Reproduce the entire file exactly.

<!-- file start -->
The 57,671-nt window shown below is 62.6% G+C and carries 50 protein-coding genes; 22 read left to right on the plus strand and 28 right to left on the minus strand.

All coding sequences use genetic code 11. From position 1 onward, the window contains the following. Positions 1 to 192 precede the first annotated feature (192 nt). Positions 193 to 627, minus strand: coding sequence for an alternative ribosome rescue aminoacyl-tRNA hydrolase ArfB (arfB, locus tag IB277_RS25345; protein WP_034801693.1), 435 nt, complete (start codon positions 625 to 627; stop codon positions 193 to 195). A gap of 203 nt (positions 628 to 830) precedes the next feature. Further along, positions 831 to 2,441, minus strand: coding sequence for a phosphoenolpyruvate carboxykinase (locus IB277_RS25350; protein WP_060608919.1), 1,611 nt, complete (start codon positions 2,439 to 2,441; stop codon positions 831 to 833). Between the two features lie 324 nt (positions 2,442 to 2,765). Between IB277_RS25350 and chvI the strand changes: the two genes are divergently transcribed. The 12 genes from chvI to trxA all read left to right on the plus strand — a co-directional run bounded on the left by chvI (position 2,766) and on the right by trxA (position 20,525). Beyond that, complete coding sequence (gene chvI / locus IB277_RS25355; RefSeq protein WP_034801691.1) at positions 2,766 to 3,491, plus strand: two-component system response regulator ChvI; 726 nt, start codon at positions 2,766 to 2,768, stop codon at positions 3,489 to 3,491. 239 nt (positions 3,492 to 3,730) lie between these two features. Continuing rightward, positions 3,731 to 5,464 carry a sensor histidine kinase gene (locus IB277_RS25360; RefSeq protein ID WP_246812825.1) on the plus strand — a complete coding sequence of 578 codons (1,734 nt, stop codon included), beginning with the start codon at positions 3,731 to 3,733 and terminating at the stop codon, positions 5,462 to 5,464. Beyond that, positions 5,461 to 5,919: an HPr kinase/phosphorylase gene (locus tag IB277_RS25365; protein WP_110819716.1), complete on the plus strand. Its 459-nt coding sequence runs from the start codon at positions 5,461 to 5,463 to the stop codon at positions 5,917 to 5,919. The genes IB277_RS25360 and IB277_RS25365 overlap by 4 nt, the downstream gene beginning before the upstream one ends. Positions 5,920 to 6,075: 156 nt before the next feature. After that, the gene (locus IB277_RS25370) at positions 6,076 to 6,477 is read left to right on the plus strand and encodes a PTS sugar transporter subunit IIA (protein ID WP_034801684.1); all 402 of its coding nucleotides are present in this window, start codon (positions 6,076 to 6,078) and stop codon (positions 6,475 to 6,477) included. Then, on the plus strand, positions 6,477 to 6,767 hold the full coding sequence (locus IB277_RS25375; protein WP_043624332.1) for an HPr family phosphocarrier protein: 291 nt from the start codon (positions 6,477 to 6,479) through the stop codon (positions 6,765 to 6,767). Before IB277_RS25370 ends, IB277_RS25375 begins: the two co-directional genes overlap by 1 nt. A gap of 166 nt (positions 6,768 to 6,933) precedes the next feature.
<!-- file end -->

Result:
The 57,671-nt window shown below is 62.6% G+C and carries 50 protein-coding genes; 22 read left to right on the plus strand and 28 right to left on the minus strand.

All coding sequences use genetic code 11. From position 1 onward, the window contains the following. Positions 1 to 192 precede the first annotated feature (192 nt). Positions 193 to 627, minus strand: coding sequence for an alternative ribosome rescue aminoacyl-tRNA hydrolase ArfB (arfB, locus tag IB277_RS25345; protein WP_034801693.1), 435 nt, complete (start codon positions 625 to 627; stop codon positions 193 to 195). A gap of 203 nt (positions 628 to 830) precedes the next feature. Further along, positions 831 to 2,441, minus strand: coding sequence for a phosphoenolpyruvate carboxykinase (locus IB277_RS25350; protein WP_060608919.1), 1,611 nt, complete (start codon positions 2,439 to 2,441; stop codon positions 831 to 833). Between the two features lie 324 nt (positions 2,442 to 2,765). Between IB277_RS25350 and chvI the strand changes: the two genes are divergently transcribed. The 12 genes from chvI to trxA all read left to right on the plus strand — a co-directional run bounded on the left by chvI (position 2,766) and on the right by trxA (position 20,525). Beyond that, complete coding sequence (gene chvI / locus IB277_RS25355; RefSeq protein WP_034801691.1) at positions 2,766 to 3,491, plus strand: two-component system response regulator ChvI; 726 nt, start codon at positions 2,766 to 2,768, stop codon at positions 3,489 to 3,491. 239 nt (positions 3,492 to 3,730) lie between these two features. Continuing rightward, positions 3,731 to 5,464 carry a sensor histidine kinase gene (locus IB277_RS25360; RefSeq protein ID WP_246812825.1) on the plus strand — a complete coding sequence of 578 codons (1,734 nt, stop codon included), beginning with the start codon at positions 3,731 to 3,733 and terminating at the stop codon, positions 5,462 to 5,464. Beyond that, positions 5,461 to 5,919: an HPr kinase/phosphorylase gene (locus tag IB277_RS25365; protein WP_110819716.1), complete on the plus strand. Its 459-nt coding sequence runs from the start codon at positions 5,461 to 5,463 to the stop codon at positions 5,917 to 5,919. The genes IB277_RS25360 and IB277_RS25365 overlap by 4 nt, the downstream gene beginning before the upstream one ends. Positions 5,920 to 6,075: 156 nt before the next feature. After that, the gene (locus IB277_RS25370) at positions 6,076 to 6,477 is read left to right on the plus strand and encodes a PTS sugar transporter subunit IIA (protein ID WP_034801684.1); all 402 of its coding nucleotides are present in this window, start codon (positions 6,076 to 6,078) and stop codon (positions 6,475 to 6,477) included. Then, on the plus strand, positions 6,477 to 6,767 hold the full coding sequence (locus IB277_RS25375; protein WP_043624332.1) for an HPr family phosphocarrier protein: 291 nt from the start codon (positions 6,477 to 6,479) through the stop codon (positions 6,765 to 6,767). Before IB277_RS25370 ends, IB277_RS25375 begins: the two co-directional genes overlap by 1 nt. A gap of 166 nt (positions 6,768 to 6,933) precedes the next feature.